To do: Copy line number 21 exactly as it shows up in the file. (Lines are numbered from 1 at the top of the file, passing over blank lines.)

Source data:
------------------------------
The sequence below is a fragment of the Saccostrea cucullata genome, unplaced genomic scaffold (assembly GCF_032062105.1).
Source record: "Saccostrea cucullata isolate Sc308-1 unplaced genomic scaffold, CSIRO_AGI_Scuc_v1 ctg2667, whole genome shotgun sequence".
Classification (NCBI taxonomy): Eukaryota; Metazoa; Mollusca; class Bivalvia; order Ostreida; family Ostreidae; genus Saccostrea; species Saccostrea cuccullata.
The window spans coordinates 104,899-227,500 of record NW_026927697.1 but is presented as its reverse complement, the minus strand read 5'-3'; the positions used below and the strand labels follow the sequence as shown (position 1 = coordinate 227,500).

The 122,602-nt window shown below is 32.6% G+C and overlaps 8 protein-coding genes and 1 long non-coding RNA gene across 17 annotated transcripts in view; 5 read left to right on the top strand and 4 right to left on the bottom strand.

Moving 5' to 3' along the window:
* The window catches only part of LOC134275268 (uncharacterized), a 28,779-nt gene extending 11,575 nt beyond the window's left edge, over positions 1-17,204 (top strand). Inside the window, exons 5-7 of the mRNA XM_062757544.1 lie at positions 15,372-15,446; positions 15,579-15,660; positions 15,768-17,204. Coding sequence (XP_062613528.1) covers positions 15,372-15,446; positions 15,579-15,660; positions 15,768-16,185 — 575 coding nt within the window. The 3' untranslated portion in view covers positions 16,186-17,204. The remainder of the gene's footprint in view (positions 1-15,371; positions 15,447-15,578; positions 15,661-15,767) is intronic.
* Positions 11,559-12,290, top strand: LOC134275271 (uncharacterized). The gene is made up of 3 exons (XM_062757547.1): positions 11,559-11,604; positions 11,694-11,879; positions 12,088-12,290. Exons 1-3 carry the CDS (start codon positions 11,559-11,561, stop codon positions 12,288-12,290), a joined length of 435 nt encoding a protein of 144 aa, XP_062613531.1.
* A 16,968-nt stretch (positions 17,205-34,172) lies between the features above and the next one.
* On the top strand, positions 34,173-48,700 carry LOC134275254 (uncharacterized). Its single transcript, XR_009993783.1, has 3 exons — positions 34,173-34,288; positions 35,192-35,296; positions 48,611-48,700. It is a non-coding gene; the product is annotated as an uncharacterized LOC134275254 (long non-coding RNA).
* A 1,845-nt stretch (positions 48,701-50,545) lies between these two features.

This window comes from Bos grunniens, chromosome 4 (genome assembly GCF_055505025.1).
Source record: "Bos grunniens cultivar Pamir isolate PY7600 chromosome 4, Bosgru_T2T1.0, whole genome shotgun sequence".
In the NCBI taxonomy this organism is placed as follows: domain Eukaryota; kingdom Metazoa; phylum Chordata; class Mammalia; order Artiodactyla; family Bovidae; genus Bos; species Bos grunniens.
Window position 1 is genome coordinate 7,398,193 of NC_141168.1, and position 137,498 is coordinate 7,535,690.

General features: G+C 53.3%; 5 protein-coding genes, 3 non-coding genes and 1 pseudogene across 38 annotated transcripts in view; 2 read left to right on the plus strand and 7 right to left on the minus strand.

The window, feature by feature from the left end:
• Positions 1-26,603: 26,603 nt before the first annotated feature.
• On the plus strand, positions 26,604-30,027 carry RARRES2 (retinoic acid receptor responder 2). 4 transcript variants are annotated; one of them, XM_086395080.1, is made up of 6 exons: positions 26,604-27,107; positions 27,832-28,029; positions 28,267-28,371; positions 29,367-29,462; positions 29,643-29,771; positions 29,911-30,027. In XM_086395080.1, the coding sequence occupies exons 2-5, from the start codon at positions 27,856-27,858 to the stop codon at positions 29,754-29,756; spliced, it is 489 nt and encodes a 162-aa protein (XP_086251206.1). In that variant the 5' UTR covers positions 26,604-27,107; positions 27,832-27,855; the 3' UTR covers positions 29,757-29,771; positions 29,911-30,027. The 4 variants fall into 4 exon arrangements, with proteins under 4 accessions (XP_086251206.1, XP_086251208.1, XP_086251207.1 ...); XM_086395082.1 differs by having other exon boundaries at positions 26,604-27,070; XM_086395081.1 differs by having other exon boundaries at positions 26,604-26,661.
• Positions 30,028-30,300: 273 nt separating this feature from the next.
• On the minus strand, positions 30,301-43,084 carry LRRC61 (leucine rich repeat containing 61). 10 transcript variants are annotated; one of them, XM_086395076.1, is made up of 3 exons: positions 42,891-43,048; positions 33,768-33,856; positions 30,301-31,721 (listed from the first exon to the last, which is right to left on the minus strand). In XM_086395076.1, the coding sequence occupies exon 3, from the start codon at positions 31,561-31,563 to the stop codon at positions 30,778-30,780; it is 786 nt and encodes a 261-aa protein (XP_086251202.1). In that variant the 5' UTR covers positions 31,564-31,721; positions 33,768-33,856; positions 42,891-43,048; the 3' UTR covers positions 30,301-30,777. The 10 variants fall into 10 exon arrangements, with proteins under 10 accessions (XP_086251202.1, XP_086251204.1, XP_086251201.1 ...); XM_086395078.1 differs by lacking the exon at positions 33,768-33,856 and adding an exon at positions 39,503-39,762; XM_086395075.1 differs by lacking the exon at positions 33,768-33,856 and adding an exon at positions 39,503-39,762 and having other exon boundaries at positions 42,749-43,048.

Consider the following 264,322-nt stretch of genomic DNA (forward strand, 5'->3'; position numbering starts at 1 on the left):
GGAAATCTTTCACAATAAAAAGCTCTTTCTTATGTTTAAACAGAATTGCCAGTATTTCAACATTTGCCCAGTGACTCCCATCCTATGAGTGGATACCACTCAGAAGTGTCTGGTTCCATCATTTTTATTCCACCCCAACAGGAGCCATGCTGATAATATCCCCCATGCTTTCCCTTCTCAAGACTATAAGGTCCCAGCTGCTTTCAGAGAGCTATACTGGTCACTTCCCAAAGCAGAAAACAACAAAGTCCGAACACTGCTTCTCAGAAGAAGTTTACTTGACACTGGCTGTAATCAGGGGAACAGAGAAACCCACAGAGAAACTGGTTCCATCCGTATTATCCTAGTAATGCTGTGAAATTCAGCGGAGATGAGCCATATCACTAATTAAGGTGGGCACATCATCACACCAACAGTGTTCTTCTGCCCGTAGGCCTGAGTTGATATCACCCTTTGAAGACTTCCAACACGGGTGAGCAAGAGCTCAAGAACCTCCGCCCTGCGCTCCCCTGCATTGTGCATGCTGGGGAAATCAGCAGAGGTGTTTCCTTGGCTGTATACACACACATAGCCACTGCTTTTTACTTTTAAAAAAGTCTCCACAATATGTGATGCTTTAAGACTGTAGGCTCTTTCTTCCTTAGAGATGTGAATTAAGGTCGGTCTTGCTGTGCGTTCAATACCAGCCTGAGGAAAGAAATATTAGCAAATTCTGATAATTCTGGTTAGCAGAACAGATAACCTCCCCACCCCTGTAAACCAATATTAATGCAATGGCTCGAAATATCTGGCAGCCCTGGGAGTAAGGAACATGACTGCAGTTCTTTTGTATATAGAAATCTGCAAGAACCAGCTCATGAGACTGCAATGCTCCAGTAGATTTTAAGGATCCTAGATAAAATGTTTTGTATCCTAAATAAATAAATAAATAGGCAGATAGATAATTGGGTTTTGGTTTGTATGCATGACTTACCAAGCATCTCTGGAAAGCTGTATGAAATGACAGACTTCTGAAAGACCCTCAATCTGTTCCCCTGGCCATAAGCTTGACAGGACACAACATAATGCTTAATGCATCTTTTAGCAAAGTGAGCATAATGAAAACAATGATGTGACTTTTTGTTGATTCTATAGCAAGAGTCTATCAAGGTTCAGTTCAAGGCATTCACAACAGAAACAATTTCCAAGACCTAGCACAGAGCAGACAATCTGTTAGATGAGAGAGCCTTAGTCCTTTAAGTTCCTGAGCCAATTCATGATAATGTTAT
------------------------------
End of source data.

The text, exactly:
• On the minus strand, positions 30,301-43,084 carry LRRC61 (leucine rich repeat containing 61). 10 transcript variants are annotated; one of them, XM_086395076.1, is made up of 3 exons: positions 42,891-43,048; positions 33,768-33,856; positions 30,301-31,721 (listed from the first exon to the last, which is right to left on the minus strand). In XM_086395076.1, the coding sequence occupies exon 3, from the start codon at positions 31,561-31,563 to the stop codon at positions 30,778-30,780; it is 786 nt and encodes a 261-aa protein (XP_086251202.1). In that variant the 5' UTR covers positions 31,564-31,721; positions 33,768-33,856; positions 42,891-43,048; the 3' UTR covers positions 30,301-30,777. The 10 variants fall into 10 exon arrangements, with proteins under 10 accessions (XP_086251202.1, XP_086251204.1, XP_086251201.1 ...); XM_086395078.1 differs by lacking the exon at positions 33,768-33,856 and adding an exon at positions 39,503-39,762; XM_086395075.1 differs by lacking the exon at positions 33,768-33,856 and adding an exon at positions 39,503-39,762 and having other exon boundaries at positions 42,749-43,048.